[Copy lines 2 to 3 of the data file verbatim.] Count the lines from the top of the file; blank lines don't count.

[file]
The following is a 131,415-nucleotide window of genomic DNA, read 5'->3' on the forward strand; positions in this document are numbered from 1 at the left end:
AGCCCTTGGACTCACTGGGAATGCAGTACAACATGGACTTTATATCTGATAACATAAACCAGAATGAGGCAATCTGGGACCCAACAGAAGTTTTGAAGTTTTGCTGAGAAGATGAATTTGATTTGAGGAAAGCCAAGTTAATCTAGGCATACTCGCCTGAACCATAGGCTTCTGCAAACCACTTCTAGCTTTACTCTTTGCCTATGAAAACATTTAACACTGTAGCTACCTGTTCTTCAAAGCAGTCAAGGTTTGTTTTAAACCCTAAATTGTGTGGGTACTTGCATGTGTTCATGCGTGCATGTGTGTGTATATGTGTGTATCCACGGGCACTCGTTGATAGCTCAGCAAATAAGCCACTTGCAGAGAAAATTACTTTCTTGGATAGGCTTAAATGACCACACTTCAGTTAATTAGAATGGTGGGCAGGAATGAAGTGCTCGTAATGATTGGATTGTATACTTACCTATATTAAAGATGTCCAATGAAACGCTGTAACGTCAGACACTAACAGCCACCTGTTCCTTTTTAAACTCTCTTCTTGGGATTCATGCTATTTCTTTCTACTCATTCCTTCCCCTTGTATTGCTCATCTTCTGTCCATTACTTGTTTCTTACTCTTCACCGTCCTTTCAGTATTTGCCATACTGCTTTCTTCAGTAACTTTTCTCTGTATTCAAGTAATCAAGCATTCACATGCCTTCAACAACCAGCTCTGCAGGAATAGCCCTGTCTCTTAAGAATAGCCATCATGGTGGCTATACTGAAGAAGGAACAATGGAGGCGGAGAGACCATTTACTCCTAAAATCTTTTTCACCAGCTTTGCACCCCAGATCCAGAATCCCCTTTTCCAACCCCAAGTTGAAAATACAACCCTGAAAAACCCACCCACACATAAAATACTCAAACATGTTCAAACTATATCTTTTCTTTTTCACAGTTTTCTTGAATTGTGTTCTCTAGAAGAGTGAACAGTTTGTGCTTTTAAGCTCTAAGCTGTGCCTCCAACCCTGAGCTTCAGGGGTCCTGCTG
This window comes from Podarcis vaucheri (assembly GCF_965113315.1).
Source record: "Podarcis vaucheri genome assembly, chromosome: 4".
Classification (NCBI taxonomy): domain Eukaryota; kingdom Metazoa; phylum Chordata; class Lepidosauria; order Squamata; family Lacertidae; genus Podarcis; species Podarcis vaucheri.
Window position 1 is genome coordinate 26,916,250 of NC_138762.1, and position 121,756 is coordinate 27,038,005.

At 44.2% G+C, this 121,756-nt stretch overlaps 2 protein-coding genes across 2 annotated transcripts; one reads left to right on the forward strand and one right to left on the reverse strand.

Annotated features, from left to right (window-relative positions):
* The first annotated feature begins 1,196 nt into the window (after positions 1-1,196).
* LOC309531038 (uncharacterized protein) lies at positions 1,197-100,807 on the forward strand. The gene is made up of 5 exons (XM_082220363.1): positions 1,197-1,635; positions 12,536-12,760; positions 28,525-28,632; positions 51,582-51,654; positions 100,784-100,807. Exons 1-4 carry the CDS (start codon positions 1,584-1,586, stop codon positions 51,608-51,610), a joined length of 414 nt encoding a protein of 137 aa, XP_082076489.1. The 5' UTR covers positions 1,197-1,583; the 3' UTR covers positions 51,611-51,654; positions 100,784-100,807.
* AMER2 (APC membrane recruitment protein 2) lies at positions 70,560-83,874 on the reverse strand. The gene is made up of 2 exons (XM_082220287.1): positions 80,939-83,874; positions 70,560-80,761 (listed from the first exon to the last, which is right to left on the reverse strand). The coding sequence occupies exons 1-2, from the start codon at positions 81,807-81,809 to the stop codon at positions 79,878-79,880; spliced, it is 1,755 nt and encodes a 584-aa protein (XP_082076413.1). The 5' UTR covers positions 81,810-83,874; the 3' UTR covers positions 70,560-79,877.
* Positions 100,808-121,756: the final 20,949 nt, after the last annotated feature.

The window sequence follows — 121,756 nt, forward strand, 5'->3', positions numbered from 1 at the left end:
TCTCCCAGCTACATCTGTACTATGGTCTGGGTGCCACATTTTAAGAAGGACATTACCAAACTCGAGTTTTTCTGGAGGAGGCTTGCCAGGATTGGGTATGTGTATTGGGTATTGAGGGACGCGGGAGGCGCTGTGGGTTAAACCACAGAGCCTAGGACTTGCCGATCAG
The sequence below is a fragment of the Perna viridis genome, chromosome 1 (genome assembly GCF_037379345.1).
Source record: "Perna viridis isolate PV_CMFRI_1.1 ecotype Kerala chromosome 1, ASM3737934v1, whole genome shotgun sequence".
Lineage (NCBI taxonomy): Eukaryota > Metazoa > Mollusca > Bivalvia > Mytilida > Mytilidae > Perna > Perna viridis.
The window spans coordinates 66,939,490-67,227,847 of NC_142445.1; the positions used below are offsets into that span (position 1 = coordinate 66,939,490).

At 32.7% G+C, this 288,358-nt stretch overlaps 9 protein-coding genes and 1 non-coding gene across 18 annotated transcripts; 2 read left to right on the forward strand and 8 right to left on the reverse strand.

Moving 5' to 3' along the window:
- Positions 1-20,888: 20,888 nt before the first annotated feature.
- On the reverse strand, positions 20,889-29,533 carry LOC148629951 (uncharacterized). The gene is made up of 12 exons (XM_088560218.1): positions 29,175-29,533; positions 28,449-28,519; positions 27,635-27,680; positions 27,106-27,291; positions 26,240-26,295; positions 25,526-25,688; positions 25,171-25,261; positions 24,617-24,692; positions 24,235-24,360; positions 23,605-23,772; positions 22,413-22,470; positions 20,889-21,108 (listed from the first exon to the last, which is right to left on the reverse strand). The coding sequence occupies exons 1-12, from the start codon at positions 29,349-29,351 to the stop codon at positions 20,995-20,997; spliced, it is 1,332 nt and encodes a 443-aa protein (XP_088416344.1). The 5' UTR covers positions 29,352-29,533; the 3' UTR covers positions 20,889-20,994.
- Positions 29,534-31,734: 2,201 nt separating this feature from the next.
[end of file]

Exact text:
AGCCCTTGGACTCACTGGGAATGCAGTACAACATGGACTTTATATCTGATAACATAAACCAGAATGAGGCAATCTGGGACCCAACAGAAGTTTTGAAGTTTTGCTGAGAAGATGAATTTGATTTGAGGAAAGCCAAGTTAATCTAGGCATACTCGCCTGAACCATAGGCTTCTGCAAACCACTTCTAGCTTTACTCTTTGCCTATGAAAACATTTAACACTGTAGCTACCTGTTCTTCAAAGCAGTCAAGGTTTGTTTTAAACCCTAAATTGTGTGGGTACTTGCATGTGTTCATGCGTGCATGTGTGTGTATATGTGTGTATCCACGGGCACTCGTTGATAGCTCAGCAAATAAGCCACTTGCAGAGAAAATTACTTTCTTGGATAGGCTTAAATGACCACACTTCAGTTAATTAGAATGGTGGGCAGGAATGAAGTGCTCGTAATGATTGGATTGTATACTTACCTATATTAAAGATGTCCAATGAAACGCTGTAACGTCAGACACTAACAGCCACCTGTTCCTTTTTAAACTCTCTTCTTGGGATTCATGCTATTTCTTTCTACTCATTCCTTCCCCTTGTATTGCTCATCTTCTGTCCATTACTTGTTTCTTACTCTTCACCGTCCTTTCAGTATTTGCCATACTGCTTTCTTCAGTAACTTTTCTCTGTATTCAAGTAATCAAGCATTCACATGCCTTCAACAACCAGCTCTGCAGGAATAGCCCTGTCTCTTAAGAATAGCCATCATGGTGGCTATACTGAAGAAGGAACAATGGAGGCGGAGAGACCATTTACTCCTAAAATCTTTTTCACCAGCTTTGCACCCCAGATCCAGAATCCCCTTTTCCAACCCCAAGTTGAAAATACAACCCTGAAAAACCCACCCACACATAAAATACTCAAACATGTTCAAACTATATCTTTTCTTTTTCACAGTTTTCTTGAATTGTGTTCTCTAGAAGAGTGAACAGTTTGTGCTTTTAAGCTCTAAGCTGTGCCTCCAACCCTGAGCTTCAGGGGTCCTGCTG
This window comes from Podarcis vaucheri (assembly GCF_965113315.1).